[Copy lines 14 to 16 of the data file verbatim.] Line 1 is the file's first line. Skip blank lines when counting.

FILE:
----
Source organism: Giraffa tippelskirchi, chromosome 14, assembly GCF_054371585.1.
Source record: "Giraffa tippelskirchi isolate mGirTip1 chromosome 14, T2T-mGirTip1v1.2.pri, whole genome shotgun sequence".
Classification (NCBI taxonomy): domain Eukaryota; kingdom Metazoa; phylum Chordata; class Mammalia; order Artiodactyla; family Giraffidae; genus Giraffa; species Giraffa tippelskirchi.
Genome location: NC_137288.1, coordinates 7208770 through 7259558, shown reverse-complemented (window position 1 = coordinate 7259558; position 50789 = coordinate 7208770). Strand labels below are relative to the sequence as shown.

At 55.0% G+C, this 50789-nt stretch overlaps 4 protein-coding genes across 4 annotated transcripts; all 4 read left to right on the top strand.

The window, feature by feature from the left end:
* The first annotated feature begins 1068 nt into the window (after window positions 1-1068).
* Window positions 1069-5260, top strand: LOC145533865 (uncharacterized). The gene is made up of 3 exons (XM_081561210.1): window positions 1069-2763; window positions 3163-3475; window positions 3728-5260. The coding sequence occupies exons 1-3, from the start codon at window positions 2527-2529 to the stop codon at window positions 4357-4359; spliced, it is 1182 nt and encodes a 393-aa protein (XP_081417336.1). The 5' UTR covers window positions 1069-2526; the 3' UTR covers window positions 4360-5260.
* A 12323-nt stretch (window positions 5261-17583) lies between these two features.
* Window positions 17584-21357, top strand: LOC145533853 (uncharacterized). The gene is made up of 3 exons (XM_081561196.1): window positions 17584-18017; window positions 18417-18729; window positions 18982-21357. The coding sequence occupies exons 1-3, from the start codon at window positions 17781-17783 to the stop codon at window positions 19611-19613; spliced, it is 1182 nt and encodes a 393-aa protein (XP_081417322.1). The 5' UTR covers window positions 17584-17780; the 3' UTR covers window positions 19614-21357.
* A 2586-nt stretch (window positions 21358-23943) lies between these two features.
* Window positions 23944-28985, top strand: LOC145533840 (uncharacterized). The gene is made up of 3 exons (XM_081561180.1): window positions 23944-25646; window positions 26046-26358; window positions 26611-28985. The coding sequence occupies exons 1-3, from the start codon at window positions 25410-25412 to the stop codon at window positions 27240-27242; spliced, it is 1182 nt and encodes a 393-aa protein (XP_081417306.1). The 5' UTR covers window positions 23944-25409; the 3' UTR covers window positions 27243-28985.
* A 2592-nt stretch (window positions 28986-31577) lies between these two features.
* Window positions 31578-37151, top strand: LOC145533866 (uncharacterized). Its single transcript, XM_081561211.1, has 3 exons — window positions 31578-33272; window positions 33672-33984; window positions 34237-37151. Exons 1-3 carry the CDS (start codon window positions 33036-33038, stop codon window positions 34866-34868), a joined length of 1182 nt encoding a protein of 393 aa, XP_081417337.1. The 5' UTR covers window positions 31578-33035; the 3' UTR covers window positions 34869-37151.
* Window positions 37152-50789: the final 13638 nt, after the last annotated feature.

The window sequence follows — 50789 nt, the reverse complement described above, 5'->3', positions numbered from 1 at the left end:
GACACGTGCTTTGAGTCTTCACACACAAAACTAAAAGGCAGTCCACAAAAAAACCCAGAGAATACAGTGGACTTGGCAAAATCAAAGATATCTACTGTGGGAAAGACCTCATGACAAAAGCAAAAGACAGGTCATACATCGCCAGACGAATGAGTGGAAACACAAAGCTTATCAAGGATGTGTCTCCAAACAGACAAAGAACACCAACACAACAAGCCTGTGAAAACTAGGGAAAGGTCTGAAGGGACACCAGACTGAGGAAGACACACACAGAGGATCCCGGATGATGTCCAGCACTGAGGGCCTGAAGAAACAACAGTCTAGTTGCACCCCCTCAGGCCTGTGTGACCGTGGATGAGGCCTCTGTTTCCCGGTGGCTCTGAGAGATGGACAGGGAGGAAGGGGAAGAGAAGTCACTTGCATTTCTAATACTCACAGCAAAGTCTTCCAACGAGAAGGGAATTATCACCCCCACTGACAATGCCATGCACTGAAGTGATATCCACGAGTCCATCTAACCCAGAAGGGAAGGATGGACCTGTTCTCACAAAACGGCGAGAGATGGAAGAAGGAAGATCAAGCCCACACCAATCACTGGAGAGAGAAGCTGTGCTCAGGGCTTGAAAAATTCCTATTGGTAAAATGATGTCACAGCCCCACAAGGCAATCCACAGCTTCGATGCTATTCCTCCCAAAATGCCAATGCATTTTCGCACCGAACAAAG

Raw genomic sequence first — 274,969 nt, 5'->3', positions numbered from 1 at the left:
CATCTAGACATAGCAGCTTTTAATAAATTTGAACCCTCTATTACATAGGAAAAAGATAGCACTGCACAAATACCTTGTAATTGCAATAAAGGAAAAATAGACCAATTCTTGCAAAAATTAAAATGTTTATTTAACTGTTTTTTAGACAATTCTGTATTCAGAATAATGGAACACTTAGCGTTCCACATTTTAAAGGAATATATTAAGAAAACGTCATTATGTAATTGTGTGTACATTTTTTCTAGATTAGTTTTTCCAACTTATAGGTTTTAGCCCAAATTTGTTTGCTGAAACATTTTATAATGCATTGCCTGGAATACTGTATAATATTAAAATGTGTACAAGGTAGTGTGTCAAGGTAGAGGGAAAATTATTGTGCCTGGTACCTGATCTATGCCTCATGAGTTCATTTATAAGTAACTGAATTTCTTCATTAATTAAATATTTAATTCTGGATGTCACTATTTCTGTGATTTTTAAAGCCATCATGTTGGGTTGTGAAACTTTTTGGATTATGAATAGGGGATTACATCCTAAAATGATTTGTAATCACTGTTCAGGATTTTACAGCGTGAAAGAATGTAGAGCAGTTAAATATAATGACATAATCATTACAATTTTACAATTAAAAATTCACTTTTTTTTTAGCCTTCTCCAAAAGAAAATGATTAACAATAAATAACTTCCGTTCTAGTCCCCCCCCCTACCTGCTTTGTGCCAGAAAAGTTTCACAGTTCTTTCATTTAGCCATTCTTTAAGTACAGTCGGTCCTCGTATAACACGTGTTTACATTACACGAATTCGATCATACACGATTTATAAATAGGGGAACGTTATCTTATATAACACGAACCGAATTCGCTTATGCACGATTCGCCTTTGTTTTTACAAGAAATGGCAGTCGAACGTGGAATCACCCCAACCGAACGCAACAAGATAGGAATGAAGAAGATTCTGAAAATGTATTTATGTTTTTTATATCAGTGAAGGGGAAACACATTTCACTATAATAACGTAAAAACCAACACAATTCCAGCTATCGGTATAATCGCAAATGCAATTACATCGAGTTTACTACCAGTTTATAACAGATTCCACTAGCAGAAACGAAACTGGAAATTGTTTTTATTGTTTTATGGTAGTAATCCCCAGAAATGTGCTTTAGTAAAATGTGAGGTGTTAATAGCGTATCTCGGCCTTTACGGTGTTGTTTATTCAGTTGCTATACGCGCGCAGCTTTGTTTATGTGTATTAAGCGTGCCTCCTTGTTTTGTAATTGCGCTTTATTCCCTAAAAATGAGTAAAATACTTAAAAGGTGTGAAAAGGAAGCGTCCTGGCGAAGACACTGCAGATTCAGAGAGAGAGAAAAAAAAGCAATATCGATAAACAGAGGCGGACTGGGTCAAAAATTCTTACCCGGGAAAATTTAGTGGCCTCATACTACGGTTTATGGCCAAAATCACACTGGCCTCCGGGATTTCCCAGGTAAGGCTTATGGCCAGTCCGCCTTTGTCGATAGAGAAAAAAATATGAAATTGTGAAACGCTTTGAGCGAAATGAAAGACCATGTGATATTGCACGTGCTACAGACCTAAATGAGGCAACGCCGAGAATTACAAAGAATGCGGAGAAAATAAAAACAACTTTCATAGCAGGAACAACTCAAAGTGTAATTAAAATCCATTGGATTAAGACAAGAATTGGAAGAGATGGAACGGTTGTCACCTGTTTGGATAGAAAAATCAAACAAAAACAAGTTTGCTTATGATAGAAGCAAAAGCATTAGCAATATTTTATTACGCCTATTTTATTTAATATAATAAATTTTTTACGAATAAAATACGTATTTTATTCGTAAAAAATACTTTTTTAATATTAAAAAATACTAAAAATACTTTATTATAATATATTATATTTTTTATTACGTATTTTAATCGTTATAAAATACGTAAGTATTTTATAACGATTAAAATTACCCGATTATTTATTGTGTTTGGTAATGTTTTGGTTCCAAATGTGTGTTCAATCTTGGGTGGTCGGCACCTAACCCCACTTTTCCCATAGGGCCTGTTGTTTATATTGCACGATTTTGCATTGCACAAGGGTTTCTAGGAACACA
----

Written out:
* Window positions 31578-37151, top strand: LOC145533866 (uncharacterized). Its single transcript, XM_081561211.1, has 3 exons — window positions 31578-33272; window positions 33672-33984; window positions 34237-37151. Exons 1-3 carry the CDS (start codon window positions 33036-33038, stop codon window positions 34866-34868), a joined length of 1182 nt encoding a protein of 393 aa, XP_081417337.1. The 5' UTR covers window positions 31578-33035; the 3' UTR covers window positions 34869-37151.
* Window positions 37152-50789: the final 13638 nt, after the last annotated feature.

The window sequence follows — 50789 nt, the reverse complement described above, 5'->3', positions numbered from 1 at the left end: